Stephanie d’Oustrac - Ravel Double Bill
What are your favourite elements of the two Ravel operas, interpreted so creatively by Laurent Pelly?
I love the lightness and fun of L’heure Espagnole, and the way this particular production brings the humour in Ravel’s score to life. L’enfant, part fairy-tale and part nightmare is a piece I have known since childhood and throughout my studies – it is always a total pleasure to hear this music.
You sing Concepción in L’heure Espanole; how does that role compare to your last role at Glyndebourne as Sesto in Giulio Cesare?
The roles could not be more different and as an artist you need to play roles that express contrasting emotions. The drama of Sesto is more my ‘food’ artistically, I need to cry. But playing comedy is more difficult and I have grown to love both; the humour of the Concepción role and hearing the audience reaction to comedy rather than the tragic pain of the Sesto role.
When you’re preparing for a Glyndebourne performance, how does your day differ to other opera houses?
My home is in the countryside so coming to rehearse at Glyndebourne always make me feel that I can work intensively but also breathe, thanks to the stunning natural surroundings.
The reviews for the Ravel double bill have been fantastic, are you pleased with the positive reaction?
I only look at the reviews once the production has ended – so can’t comment on this, but am pleased to hear some of them have been complimentary!
Has it been fun to work with Elliot Madore on such a comedic production?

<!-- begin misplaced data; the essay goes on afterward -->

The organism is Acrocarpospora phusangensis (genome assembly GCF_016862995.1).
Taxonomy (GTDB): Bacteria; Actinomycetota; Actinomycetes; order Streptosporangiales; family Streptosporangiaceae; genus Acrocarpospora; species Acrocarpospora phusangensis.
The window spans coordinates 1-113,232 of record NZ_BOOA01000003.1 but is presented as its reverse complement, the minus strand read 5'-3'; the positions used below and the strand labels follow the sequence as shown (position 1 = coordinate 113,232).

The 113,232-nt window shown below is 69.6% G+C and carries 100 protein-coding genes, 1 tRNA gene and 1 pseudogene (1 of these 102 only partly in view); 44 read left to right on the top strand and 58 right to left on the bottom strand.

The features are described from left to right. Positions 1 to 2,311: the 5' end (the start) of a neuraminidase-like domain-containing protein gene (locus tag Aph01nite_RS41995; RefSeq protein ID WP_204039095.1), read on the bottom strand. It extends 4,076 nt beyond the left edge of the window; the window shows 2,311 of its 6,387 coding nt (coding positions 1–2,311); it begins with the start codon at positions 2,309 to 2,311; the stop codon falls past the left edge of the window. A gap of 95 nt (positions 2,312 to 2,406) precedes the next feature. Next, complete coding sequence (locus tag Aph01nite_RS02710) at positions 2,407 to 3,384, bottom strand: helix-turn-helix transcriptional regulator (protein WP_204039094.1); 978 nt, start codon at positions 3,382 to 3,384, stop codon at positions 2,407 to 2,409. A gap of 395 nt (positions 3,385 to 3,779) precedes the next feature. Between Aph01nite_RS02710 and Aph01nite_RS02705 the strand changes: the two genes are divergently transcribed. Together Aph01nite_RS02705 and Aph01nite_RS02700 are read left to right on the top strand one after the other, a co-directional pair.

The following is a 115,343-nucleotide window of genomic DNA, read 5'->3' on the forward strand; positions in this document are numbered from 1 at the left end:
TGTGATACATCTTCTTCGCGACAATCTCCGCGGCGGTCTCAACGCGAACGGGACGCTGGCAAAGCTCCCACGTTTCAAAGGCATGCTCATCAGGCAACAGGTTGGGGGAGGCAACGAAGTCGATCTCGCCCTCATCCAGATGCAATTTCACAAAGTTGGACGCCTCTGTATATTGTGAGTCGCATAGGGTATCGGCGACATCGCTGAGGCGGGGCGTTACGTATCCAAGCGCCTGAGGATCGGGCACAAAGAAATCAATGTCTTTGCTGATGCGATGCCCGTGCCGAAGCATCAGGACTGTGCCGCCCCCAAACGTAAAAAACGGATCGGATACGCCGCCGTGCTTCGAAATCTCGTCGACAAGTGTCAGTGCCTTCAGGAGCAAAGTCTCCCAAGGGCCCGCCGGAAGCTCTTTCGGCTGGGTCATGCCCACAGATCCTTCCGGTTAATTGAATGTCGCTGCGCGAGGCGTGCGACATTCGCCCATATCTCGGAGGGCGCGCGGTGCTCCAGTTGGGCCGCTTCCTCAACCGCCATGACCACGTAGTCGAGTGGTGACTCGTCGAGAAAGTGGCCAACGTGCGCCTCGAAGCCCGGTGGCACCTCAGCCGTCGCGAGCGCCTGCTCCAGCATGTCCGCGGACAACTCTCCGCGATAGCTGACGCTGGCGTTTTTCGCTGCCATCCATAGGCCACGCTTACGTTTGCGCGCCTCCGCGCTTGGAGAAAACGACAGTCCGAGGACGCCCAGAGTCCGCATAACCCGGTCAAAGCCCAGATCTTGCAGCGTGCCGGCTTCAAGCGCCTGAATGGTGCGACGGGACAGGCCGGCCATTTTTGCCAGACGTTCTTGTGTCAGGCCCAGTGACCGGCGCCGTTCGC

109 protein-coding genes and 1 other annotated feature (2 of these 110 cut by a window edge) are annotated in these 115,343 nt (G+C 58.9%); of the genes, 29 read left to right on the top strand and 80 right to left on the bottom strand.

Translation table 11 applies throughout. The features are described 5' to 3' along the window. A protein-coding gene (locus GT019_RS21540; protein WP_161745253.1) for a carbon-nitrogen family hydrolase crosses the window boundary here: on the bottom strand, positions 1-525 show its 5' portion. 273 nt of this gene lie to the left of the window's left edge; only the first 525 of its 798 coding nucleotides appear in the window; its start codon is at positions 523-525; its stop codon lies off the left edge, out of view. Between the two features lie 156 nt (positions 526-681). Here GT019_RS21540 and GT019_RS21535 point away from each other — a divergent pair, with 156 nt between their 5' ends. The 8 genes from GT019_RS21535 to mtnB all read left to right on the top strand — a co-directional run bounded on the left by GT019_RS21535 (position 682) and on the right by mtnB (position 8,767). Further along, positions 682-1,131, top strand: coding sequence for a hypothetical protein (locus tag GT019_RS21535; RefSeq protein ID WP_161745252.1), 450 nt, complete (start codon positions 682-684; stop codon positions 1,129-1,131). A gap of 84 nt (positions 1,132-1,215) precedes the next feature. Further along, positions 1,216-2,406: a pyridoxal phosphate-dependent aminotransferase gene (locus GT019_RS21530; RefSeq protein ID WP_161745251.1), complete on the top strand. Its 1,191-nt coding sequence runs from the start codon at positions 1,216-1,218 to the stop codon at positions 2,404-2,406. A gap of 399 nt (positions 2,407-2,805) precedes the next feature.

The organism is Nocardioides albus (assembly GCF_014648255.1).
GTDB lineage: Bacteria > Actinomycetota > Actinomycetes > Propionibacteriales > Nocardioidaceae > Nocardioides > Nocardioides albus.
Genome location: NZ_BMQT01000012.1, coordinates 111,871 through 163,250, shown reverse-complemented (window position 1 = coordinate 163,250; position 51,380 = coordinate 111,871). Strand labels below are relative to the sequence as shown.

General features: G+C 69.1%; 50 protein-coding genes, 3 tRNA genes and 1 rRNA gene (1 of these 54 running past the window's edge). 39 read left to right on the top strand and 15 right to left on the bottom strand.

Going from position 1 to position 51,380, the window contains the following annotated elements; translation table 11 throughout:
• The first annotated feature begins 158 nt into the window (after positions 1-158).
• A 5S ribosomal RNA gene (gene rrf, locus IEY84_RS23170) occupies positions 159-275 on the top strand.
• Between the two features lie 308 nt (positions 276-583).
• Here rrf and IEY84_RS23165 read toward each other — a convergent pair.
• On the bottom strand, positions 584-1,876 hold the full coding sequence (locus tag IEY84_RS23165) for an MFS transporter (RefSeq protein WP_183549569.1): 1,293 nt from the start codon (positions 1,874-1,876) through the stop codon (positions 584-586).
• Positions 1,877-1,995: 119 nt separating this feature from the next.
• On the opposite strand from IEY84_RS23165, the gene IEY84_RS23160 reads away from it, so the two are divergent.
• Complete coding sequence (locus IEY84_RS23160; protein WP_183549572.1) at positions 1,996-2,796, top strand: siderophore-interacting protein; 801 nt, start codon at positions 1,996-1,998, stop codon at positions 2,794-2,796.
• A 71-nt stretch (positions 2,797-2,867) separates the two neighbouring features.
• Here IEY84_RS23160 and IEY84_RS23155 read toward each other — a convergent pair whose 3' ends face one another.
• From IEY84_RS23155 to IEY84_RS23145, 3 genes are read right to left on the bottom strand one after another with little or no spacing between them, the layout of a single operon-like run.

This is the first time Elliot and I have worked together and it he has been a great partner. He is calm, quiet and confident – the perfect combination of characteristics for a singer - and for the role of Ramiro.
L’heure espagnole is going live into cinemas and online this weekend, as a performer how does that impact on you?
Every performance is for the audience that night in the theatre - we all do the very best we can and hope that they are pleased with our work. The performances will not change for the filming – but it is always good to know that every small detail that goes into the creation of our characters on-stage will be seen by the cinema and DVD audiences. The camera catches the details that sometimes can be lost in the back row of a theatre. And as a performer I am very pleased that the show is being recorded – it is wonderful to have your work captured and to know that the little piece of theatre we are creating will be seen long into the future.
And finally, what makes performing at Glyndebourne so special for you?
Glyndebourne represents for me fidelity and peace - two components that for me as a performer are essential. This is my second time at Glyndebourne – and I hope to return many more times. I feel a friendship with the house – a fidelity – that helps me to realise my best. The atmosphere of family and the confidence that the rehearsal time gives you is a great combination.